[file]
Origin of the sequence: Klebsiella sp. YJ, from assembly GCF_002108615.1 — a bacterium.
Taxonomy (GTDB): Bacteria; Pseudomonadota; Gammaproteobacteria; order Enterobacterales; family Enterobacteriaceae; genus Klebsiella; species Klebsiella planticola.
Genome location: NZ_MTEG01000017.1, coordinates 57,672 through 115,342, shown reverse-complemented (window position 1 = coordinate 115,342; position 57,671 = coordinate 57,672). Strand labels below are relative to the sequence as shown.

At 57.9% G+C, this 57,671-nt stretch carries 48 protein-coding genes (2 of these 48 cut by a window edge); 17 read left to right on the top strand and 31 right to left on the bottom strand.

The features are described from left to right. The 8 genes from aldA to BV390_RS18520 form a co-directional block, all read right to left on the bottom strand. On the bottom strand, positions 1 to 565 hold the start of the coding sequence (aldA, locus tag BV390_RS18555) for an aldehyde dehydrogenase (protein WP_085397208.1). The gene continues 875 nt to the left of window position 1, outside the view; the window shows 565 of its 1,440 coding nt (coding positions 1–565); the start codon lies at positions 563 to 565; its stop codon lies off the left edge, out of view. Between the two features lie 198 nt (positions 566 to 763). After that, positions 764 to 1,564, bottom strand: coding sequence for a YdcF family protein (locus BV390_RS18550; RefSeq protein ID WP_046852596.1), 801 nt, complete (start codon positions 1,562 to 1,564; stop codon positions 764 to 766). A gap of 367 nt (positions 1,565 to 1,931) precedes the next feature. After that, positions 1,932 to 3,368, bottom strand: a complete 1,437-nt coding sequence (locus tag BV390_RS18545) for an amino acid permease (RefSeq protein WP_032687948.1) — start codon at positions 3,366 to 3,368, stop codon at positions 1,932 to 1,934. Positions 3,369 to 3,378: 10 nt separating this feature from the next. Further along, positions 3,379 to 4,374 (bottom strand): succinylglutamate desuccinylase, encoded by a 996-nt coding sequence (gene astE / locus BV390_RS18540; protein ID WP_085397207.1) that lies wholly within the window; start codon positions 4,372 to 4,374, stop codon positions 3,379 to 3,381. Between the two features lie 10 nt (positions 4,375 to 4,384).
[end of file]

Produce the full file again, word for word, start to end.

Origin of the sequence: Klebsiella sp. YJ, from assembly GCF_002108615.1 — a bacterium.
Taxonomy (GTDB): Bacteria; Pseudomonadota; Gammaproteobacteria; order Enterobacterales; family Enterobacteriaceae; genus Klebsiella; species Klebsiella planticola.
Genome location: NZ_MTEG01000017.1, coordinates 57,672 through 115,342, shown reverse-complemented (window position 1 = coordinate 115,342; position 57,671 = coordinate 57,672). Strand labels below are relative to the sequence as shown.

At 57.9% G+C, this 57,671-nt stretch carries 48 protein-coding genes (2 of these 48 cut by a window edge); 17 read left to right on the top strand and 31 right to left on the bottom strand.

The features are described from left to right. The 8 genes from aldA to BV390_RS18520 form a co-directional block, all read right to left on the bottom strand. On the bottom strand, positions 1 to 565 hold the start of the coding sequence (aldA, locus tag BV390_RS18555) for an aldehyde dehydrogenase (protein WP_085397208.1). The gene continues 875 nt to the left of window position 1, outside the view; the window shows 565 of its 1,440 coding nt (coding positions 1–565); the start codon lies at positions 563 to 565; its stop codon lies off the left edge, out of view. Between the two features lie 198 nt (positions 566 to 763). After that, positions 764 to 1,564, bottom strand: coding sequence for a YdcF family protein (locus BV390_RS18550; RefSeq protein ID WP_046852596.1), 801 nt, complete (start codon positions 1,562 to 1,564; stop codon positions 764 to 766). A gap of 367 nt (positions 1,565 to 1,931) precedes the next feature. After that, positions 1,932 to 3,368, bottom strand: a complete 1,437-nt coding sequence (locus tag BV390_RS18545) for an amino acid permease (RefSeq protein WP_032687948.1) — start codon at positions 3,366 to 3,368, stop codon at positions 1,932 to 1,934. Positions 3,369 to 3,378: 10 nt separating this feature from the next. Further along, positions 3,379 to 4,374 (bottom strand): succinylglutamate desuccinylase, encoded by a 996-nt coding sequence (gene astE / locus BV390_RS18540; protein ID WP_085397207.1) that lies wholly within the window; start codon positions 4,372 to 4,374, stop codon positions 3,379 to 3,381. Between the two features lie 10 nt (positions 4,375 to 4,384).